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Chanting for stress relief? - The science of chanting and body brain connection.

I recently found an audio file of a chanting session during my yoga teacher training in Rishikesh, India from 2016. Having grown up in a religion that warned against the potential demonic powers of chanting, I was much more than a bit skeptical and slightly uncomfortable at times. That being said, I didn't understand how it was possible, despite all my skepticism, that I could feel as profoundly peaceful as I did after each chanting practice.

(The teachers asked us to suspend trying to give meaning to the words we were chanting and instead feel the vibrations of our vocalizations, and if we did not like the way it felt and still felt uneasy, we were allowed to sit out those practices.)

Now that I have become more curious about the science of yoga, I see how we are sending signals of calm to our brain through our vagus nerve, which branches out to most of our major organs from the brainstem.

Below is an image of our vagus nerve and a quick overview on this very interesting bundle of nerves.

A bit more science...

The strength of the vagus nerve, which is known as vagal tone, is measured through heart rate variability, HRV.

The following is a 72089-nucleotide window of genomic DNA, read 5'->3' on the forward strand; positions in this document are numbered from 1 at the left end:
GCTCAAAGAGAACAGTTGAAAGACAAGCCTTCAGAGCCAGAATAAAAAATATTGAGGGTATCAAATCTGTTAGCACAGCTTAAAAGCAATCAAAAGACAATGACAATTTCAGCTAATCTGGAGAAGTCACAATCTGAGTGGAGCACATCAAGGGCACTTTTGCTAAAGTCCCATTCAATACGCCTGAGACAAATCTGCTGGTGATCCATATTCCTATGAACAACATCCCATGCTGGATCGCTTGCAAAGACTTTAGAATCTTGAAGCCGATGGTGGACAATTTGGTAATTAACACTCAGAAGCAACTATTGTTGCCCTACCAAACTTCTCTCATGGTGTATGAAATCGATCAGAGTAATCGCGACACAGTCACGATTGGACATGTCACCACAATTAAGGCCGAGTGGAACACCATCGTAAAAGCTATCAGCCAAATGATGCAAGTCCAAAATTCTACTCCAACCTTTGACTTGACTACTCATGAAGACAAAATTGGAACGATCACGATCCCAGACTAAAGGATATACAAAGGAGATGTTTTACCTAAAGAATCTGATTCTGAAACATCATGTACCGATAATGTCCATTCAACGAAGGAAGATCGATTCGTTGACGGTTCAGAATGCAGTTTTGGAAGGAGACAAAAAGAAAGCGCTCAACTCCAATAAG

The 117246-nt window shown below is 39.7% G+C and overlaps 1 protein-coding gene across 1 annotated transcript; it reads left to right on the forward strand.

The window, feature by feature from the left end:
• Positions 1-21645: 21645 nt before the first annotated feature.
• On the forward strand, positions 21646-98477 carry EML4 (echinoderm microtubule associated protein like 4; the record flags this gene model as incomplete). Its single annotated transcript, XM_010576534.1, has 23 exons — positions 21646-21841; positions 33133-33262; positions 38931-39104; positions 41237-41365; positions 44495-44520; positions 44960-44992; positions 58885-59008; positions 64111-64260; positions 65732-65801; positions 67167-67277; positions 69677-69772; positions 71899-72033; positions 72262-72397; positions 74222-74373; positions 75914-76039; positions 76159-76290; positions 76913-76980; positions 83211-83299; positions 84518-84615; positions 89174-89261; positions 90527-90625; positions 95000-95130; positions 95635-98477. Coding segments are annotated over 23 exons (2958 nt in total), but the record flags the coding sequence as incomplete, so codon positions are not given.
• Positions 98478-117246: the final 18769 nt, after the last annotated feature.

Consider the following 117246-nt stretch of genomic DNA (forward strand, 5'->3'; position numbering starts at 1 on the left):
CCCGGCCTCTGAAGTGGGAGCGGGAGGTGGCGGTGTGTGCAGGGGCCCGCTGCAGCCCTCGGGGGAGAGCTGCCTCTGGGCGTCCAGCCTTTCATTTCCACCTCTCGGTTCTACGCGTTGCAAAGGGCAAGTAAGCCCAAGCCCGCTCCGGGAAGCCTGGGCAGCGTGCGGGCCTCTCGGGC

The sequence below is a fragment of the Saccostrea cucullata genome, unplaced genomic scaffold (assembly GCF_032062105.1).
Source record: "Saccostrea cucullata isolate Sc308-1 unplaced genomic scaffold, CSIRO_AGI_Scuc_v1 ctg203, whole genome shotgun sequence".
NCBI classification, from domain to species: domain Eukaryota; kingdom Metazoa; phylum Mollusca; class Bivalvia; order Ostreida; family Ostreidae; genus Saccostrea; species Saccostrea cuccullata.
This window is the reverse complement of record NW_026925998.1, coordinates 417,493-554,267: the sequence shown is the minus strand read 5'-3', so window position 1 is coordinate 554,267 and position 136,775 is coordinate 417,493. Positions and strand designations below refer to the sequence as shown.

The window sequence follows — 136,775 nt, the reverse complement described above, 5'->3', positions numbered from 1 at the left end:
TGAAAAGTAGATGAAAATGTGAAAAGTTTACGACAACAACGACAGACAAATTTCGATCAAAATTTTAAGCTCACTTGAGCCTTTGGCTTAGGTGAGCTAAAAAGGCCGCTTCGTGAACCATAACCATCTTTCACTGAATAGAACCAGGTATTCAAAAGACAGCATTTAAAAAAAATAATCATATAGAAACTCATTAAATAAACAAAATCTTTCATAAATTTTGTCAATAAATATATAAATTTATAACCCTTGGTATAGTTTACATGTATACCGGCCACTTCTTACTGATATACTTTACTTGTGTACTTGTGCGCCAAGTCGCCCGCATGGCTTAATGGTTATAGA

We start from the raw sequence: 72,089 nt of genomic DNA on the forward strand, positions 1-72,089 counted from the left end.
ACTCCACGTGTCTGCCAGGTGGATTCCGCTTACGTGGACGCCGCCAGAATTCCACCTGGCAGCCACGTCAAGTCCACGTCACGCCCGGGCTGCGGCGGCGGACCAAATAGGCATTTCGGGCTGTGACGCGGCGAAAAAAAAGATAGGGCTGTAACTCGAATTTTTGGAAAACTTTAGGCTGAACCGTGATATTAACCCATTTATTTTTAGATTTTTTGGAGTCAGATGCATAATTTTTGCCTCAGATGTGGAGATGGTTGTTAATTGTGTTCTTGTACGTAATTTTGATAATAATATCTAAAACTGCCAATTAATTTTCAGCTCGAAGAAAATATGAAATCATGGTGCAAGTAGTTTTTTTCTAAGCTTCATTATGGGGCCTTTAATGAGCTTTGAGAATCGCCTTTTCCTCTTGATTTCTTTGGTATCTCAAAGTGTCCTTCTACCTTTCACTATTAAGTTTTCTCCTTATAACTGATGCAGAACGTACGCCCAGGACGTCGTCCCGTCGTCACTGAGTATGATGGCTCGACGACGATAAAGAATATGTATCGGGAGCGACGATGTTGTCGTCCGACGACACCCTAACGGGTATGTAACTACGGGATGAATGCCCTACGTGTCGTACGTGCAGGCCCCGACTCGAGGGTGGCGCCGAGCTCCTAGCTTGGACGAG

HRV is the beat to beat difference in our heart rate.

Our heart rate should fluctuate in response to the breath.

Our heart rate increases when we inhale.

Our heart rate should decrease when we exhale.

We can tone our vagal nerve which helps to increase HRV.

Have you ever taken a deep breath in and out and noticed that your exhale did NOT calm your body? The more we tone the vagus, the more we increase our HRV and can more efficiently reduce heart rate when we exhale.

High vagal tone helps to create a healthy inflammatory response in the body, and increases your immune system's resiliency. Low vagal tone has been associated with epilepsy and rheumatoid arthritis, and other inflammatory type diseases.

Below are a list of other activities that can tone the parasympathetic (rest/relaxation) branch of our vagus nerve.